Best chicken nesting boxes

They were already a cool family.
The homeschool family with six kids was everyone’s favorite. They were the favorite location for Suzuki piano recitals. They’re back yard deck that served as a platform was perfect for Suzuki violin recital’s as well. The fact that they had a large tire swing hanging from the rope of an enormous tree in the backyard added to their popularity as well.
When this family of piano and violin playing homeschool kids added a chicken coop to the backyard, however, they moved themselves up to a whole different level. The opportunity for city kids to go out back and help collect eggs was unique. So unique, in fact, that the kids who own the chickens could actually use a little Tom Sawyer trick and get their friends to help them clean the coops if they also let those same friends collect a few eggs and even take one or two home for breakfast the next morning.
In a time when the world seems extremely complicated, difficult, and confusing, some families have found ways to make a few things a little more simple. Instead of going to the grocery store and debating the benefits of buying free range chicken and organically raised eggs, they simply take the whole matter into their own hands. By raising chickens themselves, these families control what food they chickens eat, how clean they keep their chicken coops, and the source of the eggs that they eat every morning for breakfast. From making choices about egg saving nest boxes to other types of chicken nesting boxes, families that decide to raise their own layer hens can teach their children a variety of life skills.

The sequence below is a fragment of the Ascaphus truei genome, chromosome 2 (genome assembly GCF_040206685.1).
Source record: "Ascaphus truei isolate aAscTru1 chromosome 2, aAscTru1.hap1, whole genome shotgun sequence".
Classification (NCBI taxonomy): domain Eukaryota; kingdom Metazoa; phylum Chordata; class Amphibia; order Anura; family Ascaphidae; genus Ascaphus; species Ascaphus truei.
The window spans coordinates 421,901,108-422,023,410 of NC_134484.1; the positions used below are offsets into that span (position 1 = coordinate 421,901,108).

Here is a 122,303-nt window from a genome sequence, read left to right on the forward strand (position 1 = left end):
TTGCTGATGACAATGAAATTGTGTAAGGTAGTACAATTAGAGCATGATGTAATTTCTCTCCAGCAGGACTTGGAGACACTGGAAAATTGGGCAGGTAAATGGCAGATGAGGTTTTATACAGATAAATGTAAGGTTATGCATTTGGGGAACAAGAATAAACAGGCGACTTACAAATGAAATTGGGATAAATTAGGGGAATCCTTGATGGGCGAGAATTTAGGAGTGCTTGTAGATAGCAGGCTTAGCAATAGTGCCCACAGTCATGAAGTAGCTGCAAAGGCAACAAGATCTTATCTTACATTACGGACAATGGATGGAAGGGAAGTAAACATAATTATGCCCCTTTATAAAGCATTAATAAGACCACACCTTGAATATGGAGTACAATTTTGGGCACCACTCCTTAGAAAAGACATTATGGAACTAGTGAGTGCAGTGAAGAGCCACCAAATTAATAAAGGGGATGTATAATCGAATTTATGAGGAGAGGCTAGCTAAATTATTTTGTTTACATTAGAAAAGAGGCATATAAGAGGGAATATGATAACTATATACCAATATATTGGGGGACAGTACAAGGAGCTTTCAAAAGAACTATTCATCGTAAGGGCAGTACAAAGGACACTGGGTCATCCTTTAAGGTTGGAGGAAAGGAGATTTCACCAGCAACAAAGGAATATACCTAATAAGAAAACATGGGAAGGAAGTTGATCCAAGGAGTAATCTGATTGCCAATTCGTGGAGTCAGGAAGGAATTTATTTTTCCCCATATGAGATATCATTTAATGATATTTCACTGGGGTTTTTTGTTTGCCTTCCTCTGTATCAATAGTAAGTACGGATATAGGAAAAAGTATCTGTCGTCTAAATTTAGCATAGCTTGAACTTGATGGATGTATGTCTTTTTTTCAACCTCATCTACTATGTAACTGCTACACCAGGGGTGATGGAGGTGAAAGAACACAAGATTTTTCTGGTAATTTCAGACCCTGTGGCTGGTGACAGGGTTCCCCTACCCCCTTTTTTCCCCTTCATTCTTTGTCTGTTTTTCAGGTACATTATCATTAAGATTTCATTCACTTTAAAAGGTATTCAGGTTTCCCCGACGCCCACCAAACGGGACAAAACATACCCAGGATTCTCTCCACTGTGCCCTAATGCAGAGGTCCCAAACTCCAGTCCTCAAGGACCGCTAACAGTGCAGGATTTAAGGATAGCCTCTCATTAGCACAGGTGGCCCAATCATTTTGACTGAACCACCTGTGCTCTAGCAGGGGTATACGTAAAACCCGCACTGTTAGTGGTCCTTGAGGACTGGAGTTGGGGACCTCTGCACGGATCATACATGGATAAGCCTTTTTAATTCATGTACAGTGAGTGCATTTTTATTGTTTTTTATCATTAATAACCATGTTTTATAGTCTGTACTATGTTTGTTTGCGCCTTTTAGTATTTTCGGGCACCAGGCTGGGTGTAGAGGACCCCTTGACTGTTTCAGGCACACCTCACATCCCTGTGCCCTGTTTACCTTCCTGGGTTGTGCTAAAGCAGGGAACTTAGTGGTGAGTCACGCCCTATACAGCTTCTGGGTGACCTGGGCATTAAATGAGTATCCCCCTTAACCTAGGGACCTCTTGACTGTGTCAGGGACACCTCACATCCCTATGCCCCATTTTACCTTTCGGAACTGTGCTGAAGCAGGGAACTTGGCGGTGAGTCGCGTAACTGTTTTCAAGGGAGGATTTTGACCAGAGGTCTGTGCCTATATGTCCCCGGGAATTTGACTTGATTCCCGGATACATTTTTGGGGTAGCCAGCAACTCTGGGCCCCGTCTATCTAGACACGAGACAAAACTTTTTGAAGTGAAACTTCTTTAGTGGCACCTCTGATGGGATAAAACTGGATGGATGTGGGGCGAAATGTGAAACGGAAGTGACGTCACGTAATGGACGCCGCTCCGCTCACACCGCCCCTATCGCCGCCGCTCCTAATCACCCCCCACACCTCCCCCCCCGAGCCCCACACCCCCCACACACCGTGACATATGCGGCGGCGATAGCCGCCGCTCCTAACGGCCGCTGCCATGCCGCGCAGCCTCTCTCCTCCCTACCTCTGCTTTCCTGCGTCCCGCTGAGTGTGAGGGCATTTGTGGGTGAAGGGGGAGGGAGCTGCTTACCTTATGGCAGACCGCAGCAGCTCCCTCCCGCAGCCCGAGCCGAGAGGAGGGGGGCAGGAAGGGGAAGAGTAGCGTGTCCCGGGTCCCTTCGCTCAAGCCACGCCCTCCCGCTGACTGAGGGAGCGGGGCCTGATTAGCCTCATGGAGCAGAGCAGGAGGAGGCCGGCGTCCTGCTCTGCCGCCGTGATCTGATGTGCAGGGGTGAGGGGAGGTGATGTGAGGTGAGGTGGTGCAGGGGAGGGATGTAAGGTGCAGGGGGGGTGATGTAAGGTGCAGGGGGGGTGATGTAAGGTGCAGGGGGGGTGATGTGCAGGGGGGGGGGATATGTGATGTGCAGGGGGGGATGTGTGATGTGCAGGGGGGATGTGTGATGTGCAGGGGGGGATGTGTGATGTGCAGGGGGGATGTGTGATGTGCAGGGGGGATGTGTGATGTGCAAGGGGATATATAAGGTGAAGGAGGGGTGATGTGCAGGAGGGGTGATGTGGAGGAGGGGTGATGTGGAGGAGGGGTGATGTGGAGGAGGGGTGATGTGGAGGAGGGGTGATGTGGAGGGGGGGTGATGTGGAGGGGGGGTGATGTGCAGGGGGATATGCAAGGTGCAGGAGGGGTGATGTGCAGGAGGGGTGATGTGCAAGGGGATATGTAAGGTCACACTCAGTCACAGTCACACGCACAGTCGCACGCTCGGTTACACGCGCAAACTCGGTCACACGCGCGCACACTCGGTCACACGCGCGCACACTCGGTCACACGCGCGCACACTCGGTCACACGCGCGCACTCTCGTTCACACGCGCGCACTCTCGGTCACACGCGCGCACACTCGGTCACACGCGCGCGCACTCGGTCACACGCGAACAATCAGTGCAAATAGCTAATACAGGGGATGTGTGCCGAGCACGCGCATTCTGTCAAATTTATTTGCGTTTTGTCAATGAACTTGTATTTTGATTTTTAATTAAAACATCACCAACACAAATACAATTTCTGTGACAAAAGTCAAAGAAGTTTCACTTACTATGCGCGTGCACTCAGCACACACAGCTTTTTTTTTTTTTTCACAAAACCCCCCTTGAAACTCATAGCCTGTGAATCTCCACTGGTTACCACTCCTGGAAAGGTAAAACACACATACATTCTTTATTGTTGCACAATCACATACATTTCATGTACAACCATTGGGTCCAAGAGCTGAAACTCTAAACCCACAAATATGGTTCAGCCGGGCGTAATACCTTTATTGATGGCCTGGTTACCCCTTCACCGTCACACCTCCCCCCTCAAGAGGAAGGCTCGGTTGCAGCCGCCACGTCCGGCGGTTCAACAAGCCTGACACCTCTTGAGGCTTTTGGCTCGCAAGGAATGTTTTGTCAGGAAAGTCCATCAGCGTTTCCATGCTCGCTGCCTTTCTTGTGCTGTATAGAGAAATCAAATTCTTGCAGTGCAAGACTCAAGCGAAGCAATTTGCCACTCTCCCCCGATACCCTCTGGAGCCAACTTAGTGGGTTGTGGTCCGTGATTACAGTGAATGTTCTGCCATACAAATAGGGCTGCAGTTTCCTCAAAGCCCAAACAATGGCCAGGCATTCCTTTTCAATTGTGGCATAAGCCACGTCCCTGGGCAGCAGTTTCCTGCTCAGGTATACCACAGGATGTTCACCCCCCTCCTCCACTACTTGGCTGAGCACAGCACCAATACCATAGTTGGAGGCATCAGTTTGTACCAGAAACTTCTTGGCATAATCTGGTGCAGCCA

Money Does Not Grow on Trees, but It Just Might Grow in Your Own Backyard!
Many families see the decision to raise chickens in their back yard as a way to teach their children about budgeting and other important life skills. Even the decision about the kind of chicken coop to buy or build is a lesson in economics. For instance, the decision about what kind of egg saving nest box is just one example where the children can compare prices and make the best financial decisions.
Once the chicken coop is built, it can them become a small business for the family in addition to serving as way to provide some of your own food for the family. The children can go out to the egg saving nest boxes two or three times a day and collect eggs. Once they have determined how many eggs the family uses in a week they can decide if they have an extra amount that they could sell to neighbors, friends, or family members.
In addition to learning about the economics of raising chickens and selling eggs, raising chickens in the backyard can also teach children about the responsibility of taking care of animals. Keeping the chicken coop clean, feeding the animals on a strict schedule, and watching out for other needs of an animal can teach children responsibility and the importance of staying on a schedule.
Perhaps the most important reason to raising your own chickens that lay the eggs that you eat, however, is the decision to take control over the food that you eat. While some families take the time to plant their own backyard gardens, a growing number of people are also taking control of the eggs that they eat. In a time when Americans are growing increasingly concerned over the antibiotics that are making their way into our food, the decision to raise your own garden and your own chickens is a step toward taking greater control of your food sources.
Do you have a grandparent or other relative grew up on a farm? If so, they may be able to tell you the story of how the eggs tasted fresher, and the chickens were more flavorful. From egg saving nest box choices to making the decision to of how many chickens to have in the first place, a family can learn a lot about life in the process of raising chickens. Are you up for the challenge? Ready for the task?